But what we do is we create results on our calendar. So, instead of putting on our calendar an hour of activity, we put on the calendar an hour of what we’re actually going to produce. We’re going to write one chapter, instead of writing, we actually produce that result.

So, if you’re going through your week and you’re producing the results that you said you were going to produce, you are on track to eliminate laziness from your life.

Anything that you schedule for rest after you’ve completed your results is not laziness. It’s rest. And in fact, I schedule a lot of time to not be working and I don’t call that laziness. And here is one of the reasons why.

When I talk to people about how much they produce and how many results they’re creating per week, one of the biggest indicators is how much time they are spending producing. And it’s the opposite of what you might think.

Most people think the more time you spend working, the more results you’re going to produce. That is not accurate, my friends. The more efficient you are, the more results you’re going to produce.

So, I had a friend one time tell me she was going to go to a four-day workweek with her team and she said, “I’m going to see if we can take Fridays off. I’m going to see how they do with a four-day workweek. But if they don’t get their work done, I’m going to back to five days a week.”

And what I told her was, “No, that’s the opposite of what you should do. If they don’t get their work done in four days a week, you should only give them three days to get it done because it will make them more efficient, more on-top of things, less lazy, less distracted, and less procrastinating because they have a limited amount of time to produce a lot of results.

That is one of the secrets to eliminating laziness from your life. Give yourself less time to do the work. You will not be able to, “Well I have an hour to do something that takes me 20 minutes. I’ll look on Facebook. I’ll check Instagram. I’ll see who texts me. I’ll check my emails,” that kind of thing, you’re not going to be producing at the level that you want.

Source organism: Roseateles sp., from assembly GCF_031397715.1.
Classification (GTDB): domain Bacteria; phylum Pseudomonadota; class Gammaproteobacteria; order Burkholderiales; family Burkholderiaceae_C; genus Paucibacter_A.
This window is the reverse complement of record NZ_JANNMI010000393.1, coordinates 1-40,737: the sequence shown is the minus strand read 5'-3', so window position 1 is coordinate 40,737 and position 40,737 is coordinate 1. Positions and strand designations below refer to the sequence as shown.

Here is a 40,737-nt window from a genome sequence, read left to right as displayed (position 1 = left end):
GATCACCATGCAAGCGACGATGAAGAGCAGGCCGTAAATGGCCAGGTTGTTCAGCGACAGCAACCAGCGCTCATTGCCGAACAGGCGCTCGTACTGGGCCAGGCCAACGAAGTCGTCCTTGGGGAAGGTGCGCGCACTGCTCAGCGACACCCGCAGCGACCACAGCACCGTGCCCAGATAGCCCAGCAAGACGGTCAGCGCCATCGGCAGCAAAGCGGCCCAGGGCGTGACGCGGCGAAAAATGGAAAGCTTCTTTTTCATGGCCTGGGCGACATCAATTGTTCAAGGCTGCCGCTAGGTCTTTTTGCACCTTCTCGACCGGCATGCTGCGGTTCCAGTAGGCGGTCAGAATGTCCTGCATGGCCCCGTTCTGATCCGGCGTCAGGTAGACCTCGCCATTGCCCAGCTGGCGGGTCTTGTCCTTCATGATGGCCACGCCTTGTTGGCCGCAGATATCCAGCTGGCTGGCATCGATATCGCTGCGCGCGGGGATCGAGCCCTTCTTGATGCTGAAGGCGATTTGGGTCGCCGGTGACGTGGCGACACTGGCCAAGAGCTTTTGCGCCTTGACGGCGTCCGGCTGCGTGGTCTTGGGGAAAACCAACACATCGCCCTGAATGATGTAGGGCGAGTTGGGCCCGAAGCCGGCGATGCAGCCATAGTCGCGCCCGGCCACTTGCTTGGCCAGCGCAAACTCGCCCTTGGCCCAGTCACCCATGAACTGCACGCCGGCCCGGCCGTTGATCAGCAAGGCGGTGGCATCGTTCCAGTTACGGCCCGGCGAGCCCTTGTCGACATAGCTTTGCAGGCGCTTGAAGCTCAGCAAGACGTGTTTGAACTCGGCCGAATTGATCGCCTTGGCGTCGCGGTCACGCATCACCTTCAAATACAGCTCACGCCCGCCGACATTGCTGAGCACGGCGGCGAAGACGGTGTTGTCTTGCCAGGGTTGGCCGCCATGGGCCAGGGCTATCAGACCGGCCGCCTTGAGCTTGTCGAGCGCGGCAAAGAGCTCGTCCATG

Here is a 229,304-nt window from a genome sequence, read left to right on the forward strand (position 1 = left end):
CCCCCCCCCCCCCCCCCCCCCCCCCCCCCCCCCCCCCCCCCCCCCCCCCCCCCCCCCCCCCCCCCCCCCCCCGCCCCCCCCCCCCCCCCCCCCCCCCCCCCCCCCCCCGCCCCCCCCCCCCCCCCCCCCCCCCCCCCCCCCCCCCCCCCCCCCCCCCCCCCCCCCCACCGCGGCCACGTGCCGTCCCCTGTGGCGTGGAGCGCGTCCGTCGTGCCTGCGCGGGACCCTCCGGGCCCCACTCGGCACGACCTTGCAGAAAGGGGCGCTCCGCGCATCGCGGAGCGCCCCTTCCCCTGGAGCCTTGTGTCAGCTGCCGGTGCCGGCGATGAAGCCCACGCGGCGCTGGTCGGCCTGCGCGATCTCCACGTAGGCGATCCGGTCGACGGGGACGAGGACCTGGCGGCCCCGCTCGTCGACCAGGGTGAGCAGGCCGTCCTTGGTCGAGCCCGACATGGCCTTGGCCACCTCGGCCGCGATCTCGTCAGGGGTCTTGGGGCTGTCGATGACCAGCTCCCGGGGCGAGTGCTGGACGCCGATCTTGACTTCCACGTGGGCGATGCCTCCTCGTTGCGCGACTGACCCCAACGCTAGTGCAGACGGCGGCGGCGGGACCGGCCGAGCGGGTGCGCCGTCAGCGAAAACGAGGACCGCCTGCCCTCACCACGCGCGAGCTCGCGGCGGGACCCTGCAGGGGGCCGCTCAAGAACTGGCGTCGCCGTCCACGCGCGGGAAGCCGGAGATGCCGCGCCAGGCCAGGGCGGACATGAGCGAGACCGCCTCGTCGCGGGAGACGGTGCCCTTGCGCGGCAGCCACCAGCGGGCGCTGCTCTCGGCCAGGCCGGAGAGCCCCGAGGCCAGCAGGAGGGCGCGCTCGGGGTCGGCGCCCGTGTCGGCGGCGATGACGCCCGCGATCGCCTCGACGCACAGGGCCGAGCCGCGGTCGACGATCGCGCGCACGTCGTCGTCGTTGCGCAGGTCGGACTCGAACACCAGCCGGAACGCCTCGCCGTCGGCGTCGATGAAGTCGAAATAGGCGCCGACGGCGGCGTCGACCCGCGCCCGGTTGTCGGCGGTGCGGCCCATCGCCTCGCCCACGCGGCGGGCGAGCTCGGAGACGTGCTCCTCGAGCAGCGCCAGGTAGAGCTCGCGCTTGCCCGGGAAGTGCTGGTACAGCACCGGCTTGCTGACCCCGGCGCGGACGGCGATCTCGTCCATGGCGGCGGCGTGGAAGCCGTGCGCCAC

And what that actually does is reduce the amount of time that you’re able to rest. Because if you’re spending an hour doing something that could take you 20 minutes, you’ve missed out on the opportunity to get that work done in 20 minutes and then literally rest and relax without it being laziness because you already produced that result you want.

So, the question becomes, why do we allow ourselves to be lazy? Why do we allow ourselves to rest ahead of time? Which is what laziness is, it’s resting before you’ve done anything to produce results. It’s procrastinating. It’s sitting around being mindless.

And the reason why we do this, and I’ve watched people do this in my life, is we have thoughts about the work we’re going to do. And we think that it’s valid, it’s a valid reason not to do something because we don’t feel like doing it.

I want to say that’s an invalid reason. So many of the tasks, so many of the things that we need to do in our lives to have an extraordinary life and to build the character of resilience and efficiency is to do hard things, to do things we don’t feel like doing in the moment but we’re taking care of for our future self.

For some of you, it may be taking care of tasks around the house. For some of you, it may mean not eating, not overeating. For some of you, it may be producing a blog post or recording a podcast or creating content or making offers.